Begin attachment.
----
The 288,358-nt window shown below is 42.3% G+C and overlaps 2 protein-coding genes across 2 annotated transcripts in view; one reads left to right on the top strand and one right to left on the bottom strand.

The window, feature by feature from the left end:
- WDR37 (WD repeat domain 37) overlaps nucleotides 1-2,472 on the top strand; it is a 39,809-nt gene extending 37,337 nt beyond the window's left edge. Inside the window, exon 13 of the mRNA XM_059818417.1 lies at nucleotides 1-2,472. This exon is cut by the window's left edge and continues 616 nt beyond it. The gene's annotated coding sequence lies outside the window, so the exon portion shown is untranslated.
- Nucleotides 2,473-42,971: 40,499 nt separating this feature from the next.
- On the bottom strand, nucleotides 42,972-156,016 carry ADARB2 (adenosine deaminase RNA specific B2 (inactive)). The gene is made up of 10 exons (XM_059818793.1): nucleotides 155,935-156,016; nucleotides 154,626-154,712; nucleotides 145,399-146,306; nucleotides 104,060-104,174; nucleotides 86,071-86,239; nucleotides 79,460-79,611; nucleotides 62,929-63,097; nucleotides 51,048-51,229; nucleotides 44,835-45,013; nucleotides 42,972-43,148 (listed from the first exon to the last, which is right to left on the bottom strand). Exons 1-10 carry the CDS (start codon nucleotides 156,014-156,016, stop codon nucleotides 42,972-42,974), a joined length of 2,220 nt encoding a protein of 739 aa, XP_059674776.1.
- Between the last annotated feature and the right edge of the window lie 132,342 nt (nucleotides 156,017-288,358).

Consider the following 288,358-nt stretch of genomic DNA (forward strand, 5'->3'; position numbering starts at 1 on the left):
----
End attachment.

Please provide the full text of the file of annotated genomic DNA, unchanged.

The 288,358-nt window shown below is 42.3% G+C and overlaps 2 protein-coding genes across 2 annotated transcripts in view; one reads left to right on the top strand and one right to left on the bottom strand.

The window, feature by feature from the left end:
- WDR37 (WD repeat domain 37) overlaps nucleotides 1-2,472 on the top strand; it is a 39,809-nt gene extending 37,337 nt beyond the window's left edge. Inside the window, exon 13 of the mRNA XM_059818417.1 lies at nucleotides 1-2,472. This exon is cut by the window's left edge and continues 616 nt beyond it. The gene's annotated coding sequence lies outside the window, so the exon portion shown is untranslated.
- Nucleotides 2,473-42,971: 40,499 nt separating this feature from the next.
- On the bottom strand, nucleotides 42,972-156,016 carry ADARB2 (adenosine deaminase RNA specific B2 (inactive)). The gene is made up of 10 exons (XM_059818793.1): nucleotides 155,935-156,016; nucleotides 154,626-154,712; nucleotides 145,399-146,306; nucleotides 104,060-104,174; nucleotides 86,071-86,239; nucleotides 79,460-79,611; nucleotides 62,929-63,097; nucleotides 51,048-51,229; nucleotides 44,835-45,013; nucleotides 42,972-43,148 (listed from the first exon to the last, which is right to left on the bottom strand). Exons 1-10 carry the CDS (start codon nucleotides 156,014-156,016, stop codon nucleotides 42,972-42,974), a joined length of 2,220 nt encoding a protein of 739 aa, XP_059674776.1.
- Between the last annotated feature and the right edge of the window lie 132,342 nt (nucleotides 156,017-288,358).

Consider the following 288,358-nt stretch of genomic DNA (forward strand, 5'->3'; position numbering starts at 1 on the left):